signs of testicular cancer

Men have a pair of testicles located in a sac-like pouch called the scrotum. It forms part of their reproductive system and are responsible for sperm production. Cancer of the testicles can be potentially deadly – just like most other cancers. It accounts for about 1.2% of all male cancers and is responsible for 11-13% of all cancers in men between the ages of 15-35 years age. However, about 90-95% cases of testicular cancers are curable, even if do they become metastatic.

Testicular cancer basically presents as an enlarged testicle or small, hard lumps growing on it. Other symptoms usually do not occur until the cancer has spread elsewhere. Here are some common signs and symptoms of testicular cancer:

  • A usually painless pea-sized lump on a testicle is the first sign.

  • The testicle or scrotum could become enlarged.

  • The testicle could start to shrink.

  • There could be a fluid collection in the scrotum.

  • Feeling of heaviness in the scrotum.

  • Pain in the testicle.

  • Dull ache in the lower abdomen or groin.

  • Lower back pain.

  • Enlargement of breasts (gynecomastia).

  • Swollen lymph nodes around the region.

  • Swelling in one or both leg.

Early detection is the best form of protection. You could try spending just 3 minutes self-examining yourself once a month; the best time would be after a warm bath when the scrotal skin is soft and relaxed. Try to gently roll the testicles between the thumbs and fingers and check for any hard lumps. While all lumps aren’t necessarily malignant, do check in with a doctor.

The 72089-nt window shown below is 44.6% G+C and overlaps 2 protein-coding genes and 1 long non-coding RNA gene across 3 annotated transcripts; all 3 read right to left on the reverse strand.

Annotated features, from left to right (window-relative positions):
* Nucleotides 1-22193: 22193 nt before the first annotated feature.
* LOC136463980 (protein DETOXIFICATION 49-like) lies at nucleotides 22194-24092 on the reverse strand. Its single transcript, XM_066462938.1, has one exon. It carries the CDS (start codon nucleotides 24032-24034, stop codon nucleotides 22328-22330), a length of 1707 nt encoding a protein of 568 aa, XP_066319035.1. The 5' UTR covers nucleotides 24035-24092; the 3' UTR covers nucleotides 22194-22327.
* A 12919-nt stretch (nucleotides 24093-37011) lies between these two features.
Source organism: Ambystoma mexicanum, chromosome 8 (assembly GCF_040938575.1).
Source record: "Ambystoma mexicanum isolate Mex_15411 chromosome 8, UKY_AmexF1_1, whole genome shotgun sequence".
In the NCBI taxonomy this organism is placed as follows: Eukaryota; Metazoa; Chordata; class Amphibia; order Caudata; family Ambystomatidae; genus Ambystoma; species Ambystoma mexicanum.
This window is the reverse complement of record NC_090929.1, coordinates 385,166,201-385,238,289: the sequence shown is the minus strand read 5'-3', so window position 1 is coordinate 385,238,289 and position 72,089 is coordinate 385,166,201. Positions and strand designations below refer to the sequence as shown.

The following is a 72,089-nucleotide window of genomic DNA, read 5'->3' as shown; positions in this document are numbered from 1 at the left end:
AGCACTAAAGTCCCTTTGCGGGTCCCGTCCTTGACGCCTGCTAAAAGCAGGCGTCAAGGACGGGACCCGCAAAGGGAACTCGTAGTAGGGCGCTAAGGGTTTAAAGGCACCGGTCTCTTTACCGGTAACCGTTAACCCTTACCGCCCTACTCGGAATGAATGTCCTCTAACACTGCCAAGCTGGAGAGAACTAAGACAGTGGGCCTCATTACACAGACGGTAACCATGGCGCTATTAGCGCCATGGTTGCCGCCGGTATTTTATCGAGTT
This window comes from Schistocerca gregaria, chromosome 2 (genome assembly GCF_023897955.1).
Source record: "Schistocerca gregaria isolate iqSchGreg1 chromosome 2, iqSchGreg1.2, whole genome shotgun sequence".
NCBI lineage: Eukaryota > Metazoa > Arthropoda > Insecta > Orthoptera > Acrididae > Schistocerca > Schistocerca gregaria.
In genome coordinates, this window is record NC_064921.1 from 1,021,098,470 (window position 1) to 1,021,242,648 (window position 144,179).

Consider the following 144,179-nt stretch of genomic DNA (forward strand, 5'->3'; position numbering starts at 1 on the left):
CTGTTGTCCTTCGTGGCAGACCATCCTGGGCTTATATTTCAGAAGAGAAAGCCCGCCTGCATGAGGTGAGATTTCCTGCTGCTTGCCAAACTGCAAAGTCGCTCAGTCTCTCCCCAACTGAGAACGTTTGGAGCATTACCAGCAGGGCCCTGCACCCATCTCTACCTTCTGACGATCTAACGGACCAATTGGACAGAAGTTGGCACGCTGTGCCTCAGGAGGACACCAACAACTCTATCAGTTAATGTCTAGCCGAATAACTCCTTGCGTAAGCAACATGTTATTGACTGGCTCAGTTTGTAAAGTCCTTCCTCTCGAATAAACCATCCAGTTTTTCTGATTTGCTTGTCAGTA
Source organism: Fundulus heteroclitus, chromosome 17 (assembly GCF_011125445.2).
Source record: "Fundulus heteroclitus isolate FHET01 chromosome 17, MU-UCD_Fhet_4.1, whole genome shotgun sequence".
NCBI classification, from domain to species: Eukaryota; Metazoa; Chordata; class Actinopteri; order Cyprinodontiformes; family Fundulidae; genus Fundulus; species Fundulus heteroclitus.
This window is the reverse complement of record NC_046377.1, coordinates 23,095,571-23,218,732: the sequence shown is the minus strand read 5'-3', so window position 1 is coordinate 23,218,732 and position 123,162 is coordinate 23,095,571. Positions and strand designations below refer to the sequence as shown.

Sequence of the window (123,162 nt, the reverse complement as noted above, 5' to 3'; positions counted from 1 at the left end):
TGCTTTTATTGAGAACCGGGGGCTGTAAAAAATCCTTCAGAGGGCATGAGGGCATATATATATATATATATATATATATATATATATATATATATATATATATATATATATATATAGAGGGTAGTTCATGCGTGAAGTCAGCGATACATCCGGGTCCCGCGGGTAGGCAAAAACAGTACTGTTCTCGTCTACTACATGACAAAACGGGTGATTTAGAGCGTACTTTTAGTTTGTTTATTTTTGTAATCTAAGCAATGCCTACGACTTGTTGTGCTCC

There can be some overlap in signs and symptoms of testicular cancer and some other disease conditions. Hence only a qualified doctor can make a diagnosis after a series of tests, history taking and physical examination. Sometimes conditions like hydrocele (build-up of fluid around the testicles), varicocele (enlargement of a blood vessel near the testicle), hernia (opening in the abdominal muscle), cysts or localized infections can all produce similar signs and symptoms overlapping that of testicular cancer. Sometimes twisting of vessels within the scrotum or some injury can also lead to similar signs.

Testicular cancer develops when cells within the testicles change in character and start to multiply out of control, forming a mass called a tumour. A malignant tumour is almost always curable when detected early on, but is curable at later stages too. Signs and symptoms of advanced testicular cancer include fatigue, weight loss, shortness of breath, chest pain, headaches, confusion, stomach pain and low back pain. In some case, there is DVT (deep venous thrombosis), bloody sputum or pulmonary embolism.

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